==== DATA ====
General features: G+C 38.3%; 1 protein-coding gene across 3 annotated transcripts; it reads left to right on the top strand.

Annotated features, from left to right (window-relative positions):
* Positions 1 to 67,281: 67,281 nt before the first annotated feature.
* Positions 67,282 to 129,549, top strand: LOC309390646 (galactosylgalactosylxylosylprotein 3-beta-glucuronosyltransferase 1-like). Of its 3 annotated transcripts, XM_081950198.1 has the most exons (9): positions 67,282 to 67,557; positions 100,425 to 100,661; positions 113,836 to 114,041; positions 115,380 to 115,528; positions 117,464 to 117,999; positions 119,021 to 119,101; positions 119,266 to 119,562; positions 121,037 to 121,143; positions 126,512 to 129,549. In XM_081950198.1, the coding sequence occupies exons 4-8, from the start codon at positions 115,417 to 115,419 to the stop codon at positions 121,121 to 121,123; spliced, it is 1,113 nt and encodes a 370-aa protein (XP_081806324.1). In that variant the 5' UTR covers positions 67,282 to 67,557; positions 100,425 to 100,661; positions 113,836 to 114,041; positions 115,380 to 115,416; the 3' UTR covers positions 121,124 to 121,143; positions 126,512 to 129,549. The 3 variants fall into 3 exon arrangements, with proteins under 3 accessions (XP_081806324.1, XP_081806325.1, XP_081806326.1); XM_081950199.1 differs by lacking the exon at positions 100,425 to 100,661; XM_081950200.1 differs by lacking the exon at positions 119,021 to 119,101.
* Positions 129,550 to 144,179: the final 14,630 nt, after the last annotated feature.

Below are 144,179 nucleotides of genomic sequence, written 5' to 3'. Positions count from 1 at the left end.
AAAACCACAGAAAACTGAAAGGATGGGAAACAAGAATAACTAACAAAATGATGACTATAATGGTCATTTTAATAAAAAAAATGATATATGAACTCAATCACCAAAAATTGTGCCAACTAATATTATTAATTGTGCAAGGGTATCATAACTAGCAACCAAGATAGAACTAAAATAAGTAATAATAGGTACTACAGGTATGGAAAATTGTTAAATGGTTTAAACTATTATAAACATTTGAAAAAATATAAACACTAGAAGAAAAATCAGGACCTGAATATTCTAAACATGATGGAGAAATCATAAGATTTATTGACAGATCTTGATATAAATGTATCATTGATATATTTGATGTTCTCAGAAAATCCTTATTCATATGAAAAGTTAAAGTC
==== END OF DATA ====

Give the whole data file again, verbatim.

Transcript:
General features: G+C 38.3%; 1 protein-coding gene across 3 annotated transcripts; it reads left to right on the top strand.

Annotated features, from left to right (window-relative positions):
* Positions 1 to 67,281: 67,281 nt before the first annotated feature.
* Positions 67,282 to 129,549, top strand: LOC309390646 (galactosylgalactosylxylosylprotein 3-beta-glucuronosyltransferase 1-like). Of its 3 annotated transcripts, XM_081950198.1 has the most exons (9): positions 67,282 to 67,557; positions 100,425 to 100,661; positions 113,836 to 114,041; positions 115,380 to 115,528; positions 117,464 to 117,999; positions 119,021 to 119,101; positions 119,266 to 119,562; positions 121,037 to 121,143; positions 126,512 to 129,549. In XM_081950198.1, the coding sequence occupies exons 4-8, from the start codon at positions 115,417 to 115,419 to the stop codon at positions 121,121 to 121,123; spliced, it is 1,113 nt and encodes a 370-aa protein (XP_081806324.1). In that variant the 5' UTR covers positions 67,282 to 67,557; positions 100,425 to 100,661; positions 113,836 to 114,041; positions 115,380 to 115,416; the 3' UTR covers positions 121,124 to 121,143; positions 126,512 to 129,549. The 3 variants fall into 3 exon arrangements, with proteins under 3 accessions (XP_081806324.1, XP_081806325.1, XP_081806326.1); XM_081950199.1 differs by lacking the exon at positions 100,425 to 100,661; XM_081950200.1 differs by lacking the exon at positions 119,021 to 119,101.
* Positions 129,550 to 144,179: the final 14,630 nt, after the last annotated feature.

Below are 144,179 nucleotides of genomic sequence, written 5' to 3'. Positions count from 1 at the left end.
AAAACCACAGAAAACTGAAAGGATGGGAAACAAGAATAACTAACAAAATGATGACTATAATGGTCATTTTAATAAAAAAAATGATATATGAACTCAATCACCAAAAATTGTGCCAACTAATATTATTAATTGTGCAAGGGTATCATAACTAGCAACCAAGATAGAACTAAAATAAGTAATAATAGGTACTACAGGTATGGAAAATTGTTAAATGGTTTAAACTATTATAAACATTTGAAAAAATATAAACACTAGAAGAAAAATCAGGACCTGAATATTCTAAACATGATGGAGAAATCATAAGATTTATTGACAGATCTTGATATAAATGTATCATTGATATATTTGATGTTCTCAGAAAATCCTTATTCATATGAAAAGTTAAAGTC